If you believe everything you read about added sugars, you'll be convinced they're toxic time bombs just waiting to kill us all. So don't believe everything you read. The truth is that sugar is not a poisonous substance. Your child can have a cookie without risking his life. Yet it's also true that most people (especially most kids) are getting too much of it--and that a high-sugar diet isn't good for health.
But what exactly, does "too much" mean? I talk to a lot of parents who are concerned about sugar, shocked that a can of soda contains nearly 10 teaspoons of the stuff, but really don't know what that means in the grand scheme of things.
For starters, remember that ADDED sugars are what health experts are worried about. That's the kind put in by manufacturers or by you at home. It's NOT the natural kind found in fruit and dairy. (Ever noticed that plain yogurt or milk still has sugar? That's natural.) Unfortunately, the nutrition facts label doesn't distinguish between added and natural (yet!) but you can still use this label-reading trick: Every 4 grams of sugar = 1 teaspoon. So candy with 8 grams of sugar per serving has the equivalent of two teaspoons of sugar.
Though there's no Daily Value for added sugars, word is that the new Dietary Guidelines for Americans will likely suggest no more than 10 percent of calories should come from it. For kids, that looks like this:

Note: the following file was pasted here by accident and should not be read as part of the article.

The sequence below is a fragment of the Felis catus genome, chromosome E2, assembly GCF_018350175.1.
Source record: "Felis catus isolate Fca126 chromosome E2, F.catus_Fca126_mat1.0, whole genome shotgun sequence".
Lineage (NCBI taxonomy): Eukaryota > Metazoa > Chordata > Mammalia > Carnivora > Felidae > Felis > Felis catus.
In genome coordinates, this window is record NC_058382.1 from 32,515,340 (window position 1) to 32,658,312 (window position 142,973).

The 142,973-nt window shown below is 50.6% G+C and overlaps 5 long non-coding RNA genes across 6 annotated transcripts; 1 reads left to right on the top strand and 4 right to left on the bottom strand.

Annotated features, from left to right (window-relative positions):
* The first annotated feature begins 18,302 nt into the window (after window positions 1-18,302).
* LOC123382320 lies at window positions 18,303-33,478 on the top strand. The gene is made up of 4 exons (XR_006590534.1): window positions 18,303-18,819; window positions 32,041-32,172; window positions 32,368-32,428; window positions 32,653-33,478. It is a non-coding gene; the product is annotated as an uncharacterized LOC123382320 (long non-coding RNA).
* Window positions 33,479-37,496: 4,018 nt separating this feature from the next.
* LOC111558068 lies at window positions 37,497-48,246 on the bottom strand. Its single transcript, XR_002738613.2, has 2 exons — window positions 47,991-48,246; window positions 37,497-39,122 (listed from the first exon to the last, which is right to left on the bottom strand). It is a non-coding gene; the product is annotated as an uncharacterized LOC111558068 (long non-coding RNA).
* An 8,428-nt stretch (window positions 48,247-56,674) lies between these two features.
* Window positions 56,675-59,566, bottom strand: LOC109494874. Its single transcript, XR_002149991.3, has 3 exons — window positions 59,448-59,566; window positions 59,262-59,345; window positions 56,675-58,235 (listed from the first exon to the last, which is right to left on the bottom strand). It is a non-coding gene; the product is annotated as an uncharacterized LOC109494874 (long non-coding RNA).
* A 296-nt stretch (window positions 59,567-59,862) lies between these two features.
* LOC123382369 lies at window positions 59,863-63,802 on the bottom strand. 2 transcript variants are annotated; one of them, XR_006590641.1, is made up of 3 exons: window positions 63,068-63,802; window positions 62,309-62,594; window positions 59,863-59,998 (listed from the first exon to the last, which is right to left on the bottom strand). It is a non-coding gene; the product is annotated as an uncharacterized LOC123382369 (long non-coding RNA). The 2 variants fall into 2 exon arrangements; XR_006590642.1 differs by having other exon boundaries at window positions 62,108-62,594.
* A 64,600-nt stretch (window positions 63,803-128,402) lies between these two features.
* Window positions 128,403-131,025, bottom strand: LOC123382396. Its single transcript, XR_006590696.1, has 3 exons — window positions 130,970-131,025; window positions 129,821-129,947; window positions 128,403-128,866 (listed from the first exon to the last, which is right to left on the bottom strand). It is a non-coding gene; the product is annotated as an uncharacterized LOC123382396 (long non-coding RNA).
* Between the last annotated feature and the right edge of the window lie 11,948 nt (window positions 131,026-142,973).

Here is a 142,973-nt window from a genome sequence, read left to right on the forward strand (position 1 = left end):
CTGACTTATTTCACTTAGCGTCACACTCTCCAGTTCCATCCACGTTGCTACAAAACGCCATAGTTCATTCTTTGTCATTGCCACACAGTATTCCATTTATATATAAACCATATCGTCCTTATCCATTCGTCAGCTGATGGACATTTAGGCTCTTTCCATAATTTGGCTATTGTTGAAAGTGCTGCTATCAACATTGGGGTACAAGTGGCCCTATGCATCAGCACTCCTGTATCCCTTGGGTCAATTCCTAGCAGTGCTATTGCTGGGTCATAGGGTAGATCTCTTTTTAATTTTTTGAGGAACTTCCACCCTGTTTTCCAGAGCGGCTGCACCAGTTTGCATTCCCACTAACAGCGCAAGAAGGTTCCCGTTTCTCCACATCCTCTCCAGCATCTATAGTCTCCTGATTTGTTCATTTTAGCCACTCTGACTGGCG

That sounds like an awful lot—until you consider how much is actually in foods and drinks:
Suddenly, the recommendations start to look a little tough. Have a day with a birthday party, soccer game snack, and a lollipop at the bank, and they look downright impossible.
So here's my advice: Though it's important to be aware and look at nutrition labels for sugar content, obsessing over numbers or counting up sugar grams for the day is no way to live. Instead, think big picture. What foods and drinks are providing the most sugar for your family—and is there a way to reduce that?
For instance, mix plain yogurt with flavored. Ditto for chocolate milk and regular milk. Designate a couple of "dessert nights" each week instead of serving it every day. Stop buying soda or buy it only occasionally. Cutting back on sweetened beverages in general can go a long way in reducing intake. The bottom line is that while there's no need to cut it out completely, little moves like these can add up to less sugar for everyone.
Sally Kuzemchak, MS, RD, is a registered dietitian, educator, and mom of two who blogs at Real Mom Nutrition. You can follow her on Facebook, Twitter, Pinterest, and Instagram. She is the author of Cooking Light Dinnertime Survival Guide, a cookbook for busy families. In her spare time, she loads and unloads the dishwasher. Then loads it again.
Image: Spoon of sugar via Shutterstock